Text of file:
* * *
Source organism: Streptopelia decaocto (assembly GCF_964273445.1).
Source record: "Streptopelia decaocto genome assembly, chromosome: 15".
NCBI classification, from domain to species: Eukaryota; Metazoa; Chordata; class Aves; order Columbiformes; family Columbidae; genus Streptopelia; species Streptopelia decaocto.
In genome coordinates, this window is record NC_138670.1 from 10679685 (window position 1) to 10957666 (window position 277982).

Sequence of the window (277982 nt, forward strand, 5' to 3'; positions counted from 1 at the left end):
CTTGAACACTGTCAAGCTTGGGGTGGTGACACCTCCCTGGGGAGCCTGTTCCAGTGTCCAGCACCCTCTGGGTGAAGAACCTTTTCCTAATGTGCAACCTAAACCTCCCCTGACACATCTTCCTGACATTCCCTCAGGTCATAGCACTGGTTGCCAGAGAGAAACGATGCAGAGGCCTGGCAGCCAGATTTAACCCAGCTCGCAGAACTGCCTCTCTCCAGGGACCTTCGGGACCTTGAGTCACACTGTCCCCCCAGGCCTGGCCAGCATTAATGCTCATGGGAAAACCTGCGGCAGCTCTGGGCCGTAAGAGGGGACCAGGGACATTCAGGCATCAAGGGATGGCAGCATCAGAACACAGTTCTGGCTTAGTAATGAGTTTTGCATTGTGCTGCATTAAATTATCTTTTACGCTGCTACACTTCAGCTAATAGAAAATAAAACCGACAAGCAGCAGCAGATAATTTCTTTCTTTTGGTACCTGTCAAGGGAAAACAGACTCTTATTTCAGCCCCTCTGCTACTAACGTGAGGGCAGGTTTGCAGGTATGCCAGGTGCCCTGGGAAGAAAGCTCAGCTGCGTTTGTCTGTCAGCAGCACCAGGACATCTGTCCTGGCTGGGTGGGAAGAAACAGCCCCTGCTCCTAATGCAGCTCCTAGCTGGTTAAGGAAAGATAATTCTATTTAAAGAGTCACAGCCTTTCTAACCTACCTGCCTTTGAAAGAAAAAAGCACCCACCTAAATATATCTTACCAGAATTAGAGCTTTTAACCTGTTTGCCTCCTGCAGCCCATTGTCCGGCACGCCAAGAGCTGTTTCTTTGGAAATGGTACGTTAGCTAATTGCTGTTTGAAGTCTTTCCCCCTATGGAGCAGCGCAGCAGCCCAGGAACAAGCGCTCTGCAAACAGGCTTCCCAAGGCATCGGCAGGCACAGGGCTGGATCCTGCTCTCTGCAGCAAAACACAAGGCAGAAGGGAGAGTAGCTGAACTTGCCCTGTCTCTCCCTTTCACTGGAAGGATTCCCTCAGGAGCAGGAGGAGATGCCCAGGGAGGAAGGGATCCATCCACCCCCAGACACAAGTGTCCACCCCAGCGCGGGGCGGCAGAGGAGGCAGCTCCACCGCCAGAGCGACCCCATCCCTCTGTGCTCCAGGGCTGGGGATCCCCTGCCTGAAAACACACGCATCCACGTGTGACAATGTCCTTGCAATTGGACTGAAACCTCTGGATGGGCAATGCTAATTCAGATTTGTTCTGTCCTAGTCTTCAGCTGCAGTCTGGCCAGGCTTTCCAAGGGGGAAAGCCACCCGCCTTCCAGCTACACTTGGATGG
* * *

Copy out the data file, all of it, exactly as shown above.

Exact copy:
Source organism: Streptopelia decaocto (assembly GCF_964273445.1).
Source record: "Streptopelia decaocto genome assembly, chromosome: 15".
NCBI classification, from domain to species: Eukaryota; Metazoa; Chordata; class Aves; order Columbiformes; family Columbidae; genus Streptopelia; species Streptopelia decaocto.
In genome coordinates, this window is record NC_138670.1 from 10679685 (window position 1) to 10957666 (window position 277982).

Sequence of the window (277982 nt, forward strand, 5' to 3'; positions counted from 1 at the left end):
CTTGAACACTGTCAAGCTTGGGGTGGTGACACCTCCCTGGGGAGCCTGTTCCAGTGTCCAGCACCCTCTGGGTGAAGAACCTTTTCCTAATGTGCAACCTAAACCTCCCCTGACACATCTTCCTGACATTCCCTCAGGTCATAGCACTGGTTGCCAGAGAGAAACGATGCAGAGGCCTGGCAGCCAGATTTAACCCAGCTCGCAGAACTGCCTCTCTCCAGGGACCTTCGGGACCTTGAGTCACACTGTCCCCCCAGGCCTGGCCAGCATTAATGCTCATGGGAAAACCTGCGGCAGCTCTGGGCCGTAAGAGGGGACCAGGGACATTCAGGCATCAAGGGATGGCAGCATCAGAACACAGTTCTGGCTTAGTAATGAGTTTTGCATTGTGCTGCATTAAATTATCTTTTACGCTGCTACACTTCAGCTAATAGAAAATAAAACCGACAAGCAGCAGCAGATAATTTCTTTCTTTTGGTACCTGTCAAGGGAAAACAGACTCTTATTTCAGCCCCTCTGCTACTAACGTGAGGGCAGGTTTGCAGGTATGCCAGGTGCCCTGGGAAGAAAGCTCAGCTGCGTTTGTCTGTCAGCAGCACCAGGACATCTGTCCTGGCTGGGTGGGAAGAAACAGCCCCTGCTCCTAATGCAGCTCCTAGCTGGTTAAGGAAAGATAATTCTATTTAAAGAGTCACAGCCTTTCTAACCTACCTGCCTTTGAAAGAAAAAAGCACCCACCTAAATATATCTTACCAGAATTAGAGCTTTTAACCTGTTTGCCTCCTGCAGCCCATTGTCCGGCACGCCAAGAGCTGTTTCTTTGGAAATGGTACGTTAGCTAATTGCTGTTTGAAGTCTTTCCCCCTATGGAGCAGCGCAGCAGCCCAGGAACAAGCGCTCTGCAAACAGGCTTCCCAAGGCATCGGCAGGCACAGGGCTGGATCCTGCTCTCTGCAGCAAAACACAAGGCAGAAGGGAGAGTAGCTGAACTTGCCCTGTCTCTCCCTTTCACTGGAAGGATTCCCTCAGGAGCAGGAGGAGATGCCCAGGGAGGAAGGGATCCATCCACCCCCAGACACAAGTGTCCACCCCAGCGCGGGGCGGCAGAGGAGGCAGCTCCACCGCCAGAGCGACCCCATCCCTCTGTGCTCCAGGGCTGGGGATCCCCTGCCTGAAAACACACGCATCCACGTGTGACAATGTCCTTGCAATTGGACTGAAACCTCTGGATGGGCAATGCTAATTCAGATTTGTTCTGTCCTAGTCTTCAGCTGCAGTCTGGCCAGGCTTTCCAAGGGGGAAAGCCACCCGCCTTCCAGCTACACTTGGATGG